The Computer and Information Science (CIS) Department at the University of Pennsylvania tackles problems in machine learning, artificial intelligence (AI), data privacy, sensors and the Internet of Things, cloud and distributed computing, computational social science, and human-computer interaction. CIS teams often collaborate with other groups within Penn Medicine to work on the critical health informatics problems of today and the future, and to design and implement impactful solutions.
Within the CIS department are several different groups doing applied health informatics work.
The PRECISE group conducts research on the Internet-of-things and medical cyber-physical systems. PRECISE aims to provide safe health care solutions that integrate medical devices, patients, clinicians, and personalized automation to improve health outcomes.
The PRECISE team has developed a medical device integration platform, VitalCore, that supports access to medical device data in real-time to address issues that can arise when vendor-specific applications on medical devices stop working. During the time the systems are down, medical professionals have to manually document patient data in the electronic health record (EHR), which creates delays and leaves it vulnerable to errors, manipulation, and omissions.
Internet-of-Medical-Things researchers in CIS seek to revolutionize health care through unprecedented access to real-time health data that will enable actionable clinical decision support and safe, autonomous medical systems.
A central theme of their research is the desire to design devices and alerting systems to support the ability of clinicians to make appropriate care decisions. For example, they have recently tackled the problem of strokes that occur in the hospital, which account for up to 17% of all strokes in the US each year and that are associated with significant mortality and increased cost.
This team created an automated, continuous, and non-invasive monitor to rapidly identify symptoms of stroke in hospitalized patients and enable more prompt use of proven interventions to save lives and decrease costs.
The World Well-Being Project is pioneering scientific techniques for measuring the determinants of psychological well-being and physical health from social media and text message language, combined with cellphone sensor data and surveys.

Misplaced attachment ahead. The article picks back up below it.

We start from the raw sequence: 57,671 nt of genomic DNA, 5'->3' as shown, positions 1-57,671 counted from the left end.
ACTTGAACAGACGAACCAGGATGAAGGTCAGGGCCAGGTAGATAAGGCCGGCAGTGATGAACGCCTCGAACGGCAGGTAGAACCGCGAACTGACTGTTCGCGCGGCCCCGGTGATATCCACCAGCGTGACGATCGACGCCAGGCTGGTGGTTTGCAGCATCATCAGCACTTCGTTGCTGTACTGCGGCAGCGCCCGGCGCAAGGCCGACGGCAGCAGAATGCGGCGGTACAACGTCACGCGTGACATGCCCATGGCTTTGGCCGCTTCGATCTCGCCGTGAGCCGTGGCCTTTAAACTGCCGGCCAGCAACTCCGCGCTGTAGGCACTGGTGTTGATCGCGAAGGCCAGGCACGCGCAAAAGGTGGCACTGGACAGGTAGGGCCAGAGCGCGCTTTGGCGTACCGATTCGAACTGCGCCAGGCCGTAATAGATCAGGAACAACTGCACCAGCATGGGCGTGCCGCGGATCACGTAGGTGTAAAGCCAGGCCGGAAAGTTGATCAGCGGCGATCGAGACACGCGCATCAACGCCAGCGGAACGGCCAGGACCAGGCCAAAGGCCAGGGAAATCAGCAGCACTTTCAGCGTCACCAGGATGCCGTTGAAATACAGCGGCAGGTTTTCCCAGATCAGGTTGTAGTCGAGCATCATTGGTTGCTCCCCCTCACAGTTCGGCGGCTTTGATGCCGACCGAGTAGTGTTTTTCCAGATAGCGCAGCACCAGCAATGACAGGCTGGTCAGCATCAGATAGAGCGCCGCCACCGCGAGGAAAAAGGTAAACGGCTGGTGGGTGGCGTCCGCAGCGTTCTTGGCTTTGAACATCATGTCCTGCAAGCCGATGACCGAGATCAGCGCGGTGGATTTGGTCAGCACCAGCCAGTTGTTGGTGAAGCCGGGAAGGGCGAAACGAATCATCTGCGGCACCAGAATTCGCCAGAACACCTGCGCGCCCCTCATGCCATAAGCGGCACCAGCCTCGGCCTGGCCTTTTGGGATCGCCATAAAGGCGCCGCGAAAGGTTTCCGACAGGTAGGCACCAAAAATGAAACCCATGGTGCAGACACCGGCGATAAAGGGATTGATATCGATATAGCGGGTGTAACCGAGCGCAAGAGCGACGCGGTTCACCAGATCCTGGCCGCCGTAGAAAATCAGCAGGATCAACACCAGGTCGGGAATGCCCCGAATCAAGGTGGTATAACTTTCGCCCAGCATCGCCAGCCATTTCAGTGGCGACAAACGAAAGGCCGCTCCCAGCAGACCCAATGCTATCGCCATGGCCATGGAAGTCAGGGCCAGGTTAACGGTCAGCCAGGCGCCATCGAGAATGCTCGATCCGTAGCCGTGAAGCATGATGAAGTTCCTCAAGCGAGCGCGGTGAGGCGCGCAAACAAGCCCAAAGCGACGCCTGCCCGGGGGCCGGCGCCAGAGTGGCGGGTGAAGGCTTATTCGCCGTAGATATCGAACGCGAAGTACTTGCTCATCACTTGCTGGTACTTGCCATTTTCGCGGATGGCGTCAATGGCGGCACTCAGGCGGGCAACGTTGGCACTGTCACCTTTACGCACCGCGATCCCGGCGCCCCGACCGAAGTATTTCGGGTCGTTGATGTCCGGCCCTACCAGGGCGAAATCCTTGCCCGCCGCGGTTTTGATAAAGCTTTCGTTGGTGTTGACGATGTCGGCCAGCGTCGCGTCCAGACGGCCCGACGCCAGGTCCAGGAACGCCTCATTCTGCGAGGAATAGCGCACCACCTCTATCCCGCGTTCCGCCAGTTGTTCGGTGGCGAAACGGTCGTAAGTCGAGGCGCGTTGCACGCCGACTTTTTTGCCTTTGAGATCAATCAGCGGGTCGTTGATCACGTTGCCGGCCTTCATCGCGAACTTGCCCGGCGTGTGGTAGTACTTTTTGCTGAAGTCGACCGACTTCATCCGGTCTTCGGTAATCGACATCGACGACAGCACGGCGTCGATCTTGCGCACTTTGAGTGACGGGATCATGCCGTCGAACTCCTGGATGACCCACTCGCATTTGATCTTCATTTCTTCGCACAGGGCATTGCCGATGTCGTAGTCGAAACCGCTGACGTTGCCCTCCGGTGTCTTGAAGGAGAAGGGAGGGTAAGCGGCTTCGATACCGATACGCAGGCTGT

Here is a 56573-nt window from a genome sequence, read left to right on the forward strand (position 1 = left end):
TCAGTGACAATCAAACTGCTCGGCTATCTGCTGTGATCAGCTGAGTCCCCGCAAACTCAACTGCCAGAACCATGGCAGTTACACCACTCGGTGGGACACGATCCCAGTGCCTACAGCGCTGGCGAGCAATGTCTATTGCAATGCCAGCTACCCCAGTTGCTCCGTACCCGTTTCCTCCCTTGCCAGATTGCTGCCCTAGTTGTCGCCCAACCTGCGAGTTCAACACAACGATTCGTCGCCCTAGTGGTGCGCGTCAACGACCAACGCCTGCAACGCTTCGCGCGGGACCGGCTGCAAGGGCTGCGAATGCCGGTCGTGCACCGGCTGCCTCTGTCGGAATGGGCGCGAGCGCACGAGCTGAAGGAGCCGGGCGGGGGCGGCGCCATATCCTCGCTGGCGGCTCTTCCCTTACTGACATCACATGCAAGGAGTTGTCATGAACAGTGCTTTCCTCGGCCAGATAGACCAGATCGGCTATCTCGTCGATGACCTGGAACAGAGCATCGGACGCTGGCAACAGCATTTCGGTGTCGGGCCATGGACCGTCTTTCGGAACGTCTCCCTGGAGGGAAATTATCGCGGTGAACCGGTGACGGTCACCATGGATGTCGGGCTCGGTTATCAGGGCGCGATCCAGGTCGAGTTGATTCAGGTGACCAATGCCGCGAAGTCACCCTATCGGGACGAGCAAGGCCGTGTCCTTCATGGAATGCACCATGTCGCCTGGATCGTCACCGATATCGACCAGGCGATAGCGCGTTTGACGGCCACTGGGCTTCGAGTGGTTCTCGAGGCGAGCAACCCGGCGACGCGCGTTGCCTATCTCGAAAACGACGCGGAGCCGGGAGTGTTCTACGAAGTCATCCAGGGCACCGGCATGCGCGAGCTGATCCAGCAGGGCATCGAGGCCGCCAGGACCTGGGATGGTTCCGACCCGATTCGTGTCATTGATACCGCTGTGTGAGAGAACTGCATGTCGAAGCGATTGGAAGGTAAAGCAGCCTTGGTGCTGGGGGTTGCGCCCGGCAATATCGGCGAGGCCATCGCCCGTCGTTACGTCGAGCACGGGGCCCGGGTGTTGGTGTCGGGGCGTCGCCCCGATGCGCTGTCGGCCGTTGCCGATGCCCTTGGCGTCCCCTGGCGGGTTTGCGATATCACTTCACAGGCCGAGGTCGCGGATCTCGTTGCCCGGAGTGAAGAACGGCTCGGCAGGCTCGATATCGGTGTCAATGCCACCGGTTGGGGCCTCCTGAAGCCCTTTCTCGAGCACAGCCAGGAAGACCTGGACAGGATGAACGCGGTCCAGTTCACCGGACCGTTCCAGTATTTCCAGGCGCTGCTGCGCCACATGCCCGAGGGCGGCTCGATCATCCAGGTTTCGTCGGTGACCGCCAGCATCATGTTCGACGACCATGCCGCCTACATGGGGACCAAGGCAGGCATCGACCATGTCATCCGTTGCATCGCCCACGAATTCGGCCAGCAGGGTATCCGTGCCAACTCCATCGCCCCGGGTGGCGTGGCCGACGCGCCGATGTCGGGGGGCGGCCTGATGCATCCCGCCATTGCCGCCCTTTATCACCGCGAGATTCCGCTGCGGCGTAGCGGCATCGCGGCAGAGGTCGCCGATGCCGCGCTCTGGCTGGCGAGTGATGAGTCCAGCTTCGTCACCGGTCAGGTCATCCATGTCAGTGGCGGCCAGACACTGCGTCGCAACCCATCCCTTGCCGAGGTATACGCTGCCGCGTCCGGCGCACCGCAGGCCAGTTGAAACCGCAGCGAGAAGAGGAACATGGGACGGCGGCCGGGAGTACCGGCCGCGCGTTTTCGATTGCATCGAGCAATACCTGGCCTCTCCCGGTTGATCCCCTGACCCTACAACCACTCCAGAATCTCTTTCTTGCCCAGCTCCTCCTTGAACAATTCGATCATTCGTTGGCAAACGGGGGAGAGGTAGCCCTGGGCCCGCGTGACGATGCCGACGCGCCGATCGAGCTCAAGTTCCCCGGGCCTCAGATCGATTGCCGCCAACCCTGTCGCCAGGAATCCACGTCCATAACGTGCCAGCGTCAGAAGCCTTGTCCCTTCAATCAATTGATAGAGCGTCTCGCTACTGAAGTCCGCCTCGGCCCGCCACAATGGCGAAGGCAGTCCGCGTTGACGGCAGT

CIS professors are developing scalable machine learning methods for data mining and text mining, including deep learning methods for natural language processing. These methods support projects ranging from diagnosing depression using data from SMS and Facebook messages, to analyzing Twitter to create targeted messages addressing vaccine hesitancy.
This team works with a broad range of psychologists and medical researchers to shed new light on the psychosocial processes that affect health and happiness, and to explore the potential for their unobtrusive well-being measures to supplement—and in part replace—expensive survey methods.
The Penn Database Group has a long legacy of collaborating with other groups in health care.
Professors in the Departments of Bioengineering; Biostatistics, Epidemiology, and Informatics; and CIS develop tools and platforms for large-scale data sharing across neuroscience and many other domains, addressing key questions in data reuse, trust and provenance, and semantic integration. These informatics tools, exemplified by the open-source Pennsieve platform, have thousands of users in areas such as neuroscience, novel medical devices, cancer treatment, and more.
Penn’s CIS department has collaborated with other groups in the Center for Applied Health Informatics including the Center for Health Care Innovation (CHCI). In one case, CHCI took several data sharing platforms and algorithms related to epilepsy and helped CIS teams prototype proofs-of-concept for how the same platform could be integrated into a clinical diagnostics setting. This ultimately allowed CIS to create a startup, Blackfynn Inc., that uses data and technology to help develop treatments for neurodegenerative diseases.
A key challenge in health care today is how best to capture ever-increasing amounts of patient health and medical data — whether from wearable devices, social media, or from clinical notes — and then integrate it into a single, cohesive picture that informs personalized treatment. Penn CIS is excited to join the Center for Applied Health Informatics and to work with collaborators across Penn Medicine to develop new artificial intelligence, data management, and human-computer interaction tools to address this and other challenges going forward.